Así lo ve Young:
RIP Quadrant. Adios, SSM RepositoryAtrás quedan las justificaciones (recordadas por Young) acerca del paso del proyecto Oslo al SQL Server Modelling, y no me queda duda que las palabras de Don Box corren el mismo camino que las de Douglas Purdy. Cómo cierra Box la historia de Oslo, Quadrant y M:
So it's official. Don Box has blogged an update on SQL Server Modelling. As widely rumoured, he has confirmed that Quadrant is dead. The shock is that the model repository has expired as well.
M is still hanging on in there, but we don't know anything more about what the future holds. For some time, the official word has been that it would arrive in conjunction with a future SQL Server release. I detect a possible change here, in that Don simply says 'We are continuing our investment in this technology and will share our plans for productization once they are concrete'. For my part, I maintain that tying 'M' to the SQL Server licence would be a really bad move. I know that every time Doug Purdy (who has recently left Microsoft to join Facebook) was challenged on this, he kept saying...no, SQL Server is a platform, not a product...watch this space. However, in the next breath it certainly sounded as if 'M' was in danger of being subsumed under a product license. No, no, no. Set it free to be used across Microsoft's platform. That platform is not SQL Server. It remains Windows, and for developers, it is Windows (on-premises and cloud) mediated through .NET.
We created the “Oslo” repository to make the model of a system or application easily accessible without relying on application-specific machinery to consume or query those models. The “Oslo” repository achieves this by storing the models for applications and systems in a shared SQL Server relational database.Dada la errática línea de investigación (si se puede hablar de ello), quizá haya que hacer apuestas sobre el futuro de estas nuevas, terceras afirmaciones sobre un mismo asunto.
Over the past year, we’ve gotten strong and consistent feedback from partners and customers indicating they prefer a more loosely-coupled approach; specifically, an approach based on a common protocol and data model rather than a common store. The momentum behind the Open Data Protocol (OData) and its underlying data model, Entity Data Model (EDM), shows that customers are acting on this preference.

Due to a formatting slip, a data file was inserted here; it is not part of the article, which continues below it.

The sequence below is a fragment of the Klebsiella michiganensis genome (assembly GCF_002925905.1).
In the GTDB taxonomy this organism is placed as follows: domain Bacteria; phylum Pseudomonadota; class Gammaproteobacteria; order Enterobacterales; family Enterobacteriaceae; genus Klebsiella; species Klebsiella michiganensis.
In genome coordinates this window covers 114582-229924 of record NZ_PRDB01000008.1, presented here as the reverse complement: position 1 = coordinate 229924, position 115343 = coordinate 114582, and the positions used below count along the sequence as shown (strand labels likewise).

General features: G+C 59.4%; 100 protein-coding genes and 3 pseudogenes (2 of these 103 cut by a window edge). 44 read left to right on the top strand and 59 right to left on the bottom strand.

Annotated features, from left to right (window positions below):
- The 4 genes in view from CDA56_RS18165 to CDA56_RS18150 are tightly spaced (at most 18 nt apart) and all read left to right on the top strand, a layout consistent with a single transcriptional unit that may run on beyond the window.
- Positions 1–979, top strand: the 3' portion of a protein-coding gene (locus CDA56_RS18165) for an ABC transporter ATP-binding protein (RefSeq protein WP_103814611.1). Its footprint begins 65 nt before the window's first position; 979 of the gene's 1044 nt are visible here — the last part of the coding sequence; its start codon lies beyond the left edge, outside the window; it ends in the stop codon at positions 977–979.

Given the increasing adoption of both OData and EDM, we have decided to focus our investments in those technologies to make our modeling vision a reality. One important aspect of that focus is that we will not bring “Oslo” repository to market. We believe that taking a loosely coupled, federated approach using OData and EDM will ultimately get more models exposed sooner than an approach based on building a common repository database.
We created a visual tool codenamed “Quadrant” to help people query, update and visualize information that is stored in SQL Server databases. As with the “Oslo” repository, customers told us that they wanted to work with information from a variety of sources, not just data stored in an RDBMS. Customers also told us that they wanted the experience to be native to the tools they are already using; specifically either Visual Studio or Microsoft Office. Given this feedback, we are not bringing “Quadrant” to market. Instead, we will work to make the experience with OData and EDM in Visual Studio and Microsoft Office even better.
Finally, we created a language codenamed “M” for defining schema, constraints, queries, and transformations. While we used “M” to build the “Oslo” repository and “Quadrant,” there has been significant interest both inside and outside of Microsoft in using “M” for other applications. We are continuing our investment in this technology and will share our plans for productization once they are concrete.
Quisiera aclarar que es lo particularmente incómodo de esta historia:
1) La dificultad en confiar en este tipo de proyectos: un largo período de tiempo empujando el mercado en un sentido, creando expectativas inútiles.
2) Relacionado con lo anterior, la ola de afirmaciones de entusiastas seguidores y partners acerca de la brillantez de un producto que nunca pasó de CTP (Community Technology Preview). Y esto, dicho sin medir el impacto que implica vender promesas sobre otros productos que tratan de hacerse duramente un lugar en el mercado.